Saturday, January 29, 2011

Mystery Solved

So I've identified the mystery tracks. Turns out they're from an opossum (and I was right, the squiggly line is a tail). Ugly looking things aren't they! They're really annoying too because they dig up gardens. Someone suggested that so I looked up "opossum tracks" online and found the image below that led me to my belief. Although I have to say the picture I took is pretty unique.

Friday, January 28, 2011

Tracks in the Snow

Our property is surrounded by woods with trees and a pond. Naturally, we get all sorts of different animals running through our yard. I love feeding the squirrels and birds and watching them interact. They like seeds, nuts, and corn the best. They come right up to the window on the door to eat.

Since it's winter and there's snow covering everywhere, they make tracks wherever they run. It is always fun to try to identify which tracks belong to which animals. Today, we saw ones we've never seen before. I posted a picture below to see if anyone else knew what they were. I'm assuming the squiggly line is a tale? Let me know if you have a good guess.

It's really strange. I can't figure out what animal it would be.


Tuesday, January 25, 2011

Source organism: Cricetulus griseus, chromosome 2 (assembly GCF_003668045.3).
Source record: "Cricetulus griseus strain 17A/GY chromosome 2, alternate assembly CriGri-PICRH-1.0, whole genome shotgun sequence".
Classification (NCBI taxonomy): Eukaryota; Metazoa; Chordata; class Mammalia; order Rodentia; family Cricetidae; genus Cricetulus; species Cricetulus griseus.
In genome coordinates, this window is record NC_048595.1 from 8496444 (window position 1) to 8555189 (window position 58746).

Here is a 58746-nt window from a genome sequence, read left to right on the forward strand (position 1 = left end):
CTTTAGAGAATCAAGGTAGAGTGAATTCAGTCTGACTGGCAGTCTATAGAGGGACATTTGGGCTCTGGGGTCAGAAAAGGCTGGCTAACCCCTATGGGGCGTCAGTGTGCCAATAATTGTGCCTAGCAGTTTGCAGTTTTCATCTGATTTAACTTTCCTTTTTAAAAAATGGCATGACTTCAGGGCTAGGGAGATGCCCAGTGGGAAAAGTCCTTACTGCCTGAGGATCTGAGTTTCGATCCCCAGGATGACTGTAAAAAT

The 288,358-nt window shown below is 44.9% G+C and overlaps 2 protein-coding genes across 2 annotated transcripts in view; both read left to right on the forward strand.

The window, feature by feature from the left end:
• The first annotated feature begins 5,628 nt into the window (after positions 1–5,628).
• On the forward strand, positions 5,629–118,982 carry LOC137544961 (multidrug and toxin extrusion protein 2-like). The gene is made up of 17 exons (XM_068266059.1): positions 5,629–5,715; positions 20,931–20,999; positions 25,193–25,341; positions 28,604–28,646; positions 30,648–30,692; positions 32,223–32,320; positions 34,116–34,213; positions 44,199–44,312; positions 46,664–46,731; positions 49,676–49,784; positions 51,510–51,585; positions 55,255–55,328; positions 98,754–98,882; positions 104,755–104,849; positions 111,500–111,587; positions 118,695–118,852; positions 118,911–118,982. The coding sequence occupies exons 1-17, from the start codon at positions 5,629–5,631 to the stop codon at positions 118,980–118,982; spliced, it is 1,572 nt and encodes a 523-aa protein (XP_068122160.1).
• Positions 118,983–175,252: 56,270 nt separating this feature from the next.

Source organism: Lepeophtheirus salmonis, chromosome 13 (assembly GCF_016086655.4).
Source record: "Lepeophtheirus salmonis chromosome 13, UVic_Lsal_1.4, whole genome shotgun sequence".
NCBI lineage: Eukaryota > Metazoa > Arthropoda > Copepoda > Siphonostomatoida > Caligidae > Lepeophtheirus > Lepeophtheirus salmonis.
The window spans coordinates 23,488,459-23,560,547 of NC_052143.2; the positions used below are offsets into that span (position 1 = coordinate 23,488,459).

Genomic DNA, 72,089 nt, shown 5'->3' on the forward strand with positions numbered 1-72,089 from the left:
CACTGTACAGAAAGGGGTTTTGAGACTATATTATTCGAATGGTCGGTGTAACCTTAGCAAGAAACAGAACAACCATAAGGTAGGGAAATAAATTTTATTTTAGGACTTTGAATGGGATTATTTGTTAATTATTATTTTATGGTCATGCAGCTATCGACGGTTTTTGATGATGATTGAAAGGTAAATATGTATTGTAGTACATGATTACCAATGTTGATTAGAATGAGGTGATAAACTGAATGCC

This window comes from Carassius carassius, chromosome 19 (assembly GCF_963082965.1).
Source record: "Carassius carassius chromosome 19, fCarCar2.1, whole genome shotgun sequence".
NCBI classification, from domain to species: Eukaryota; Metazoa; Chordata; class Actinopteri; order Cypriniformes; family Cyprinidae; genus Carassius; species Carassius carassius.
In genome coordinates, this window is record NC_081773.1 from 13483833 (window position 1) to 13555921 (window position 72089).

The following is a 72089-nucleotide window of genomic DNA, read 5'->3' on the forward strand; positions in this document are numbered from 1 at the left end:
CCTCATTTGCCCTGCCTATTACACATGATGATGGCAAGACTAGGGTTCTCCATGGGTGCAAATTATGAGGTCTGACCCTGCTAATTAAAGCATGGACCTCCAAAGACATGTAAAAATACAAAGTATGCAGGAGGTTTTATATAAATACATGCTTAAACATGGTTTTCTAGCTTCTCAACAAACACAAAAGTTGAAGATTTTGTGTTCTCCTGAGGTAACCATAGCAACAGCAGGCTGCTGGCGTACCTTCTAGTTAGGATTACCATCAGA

No Silence

In my life there is no silence. Even when I am the only person in the room, there's always a constant flow of noise inserting into my ears, getting trapped inside my head. A whoosh of air going in and out, in and out; it is an everlasting hum that can be heard throughout the house. My ventilator breathes for me. Requiring electricity to run, it is an energy sucking, life-saving machine that never stops going. Power is essential. Electrical currents flow out of the outlet, up through the thick gray cord and into the machine. In and out, in and out; filling my lungs with air; oxygen running through my body; giving me life. It is a process that never stops, never sleeps and is never quiet. In my life there is no silence.


"I have often lamented that we cannot close our ears with as much ease as we can our eyes." ~Richard Steele

Friday, January 21, 2011

Obstacles in the Community: Sidewalk Ramps

Being in a wheelchair poses many obstacles in the community. One major thing is accessibility; whether it be stairs, narrow doorways or a jampacked clothing store. It all poses a problem for someone using a wheelchair.

One thing that can be a problem is sidewalk ramps. In the front of most buildings there are sidewalks and curbs, and usually a place that dips down for a stroller, shopping cart, wheelchair etc. Placement of these ramps is key for someone in a wheelchair and it seems that they're not always where you think they should be.

I would assume that they would be right in front of the store, but that's not always the case. Sometimes I find that they are on the side or back of buildings which means that I have to go around first in order to get to the front. In the middle of winter when it's 10°F (-22°C), that's not always the best thing to do.

Down the street from my house is a strip mall with about 10 to 12 stores connected in an L-shape. If I want to go into a store at one end, I have to go to the middle corner to get up onto the sidewalk because there are no ramps at the ends.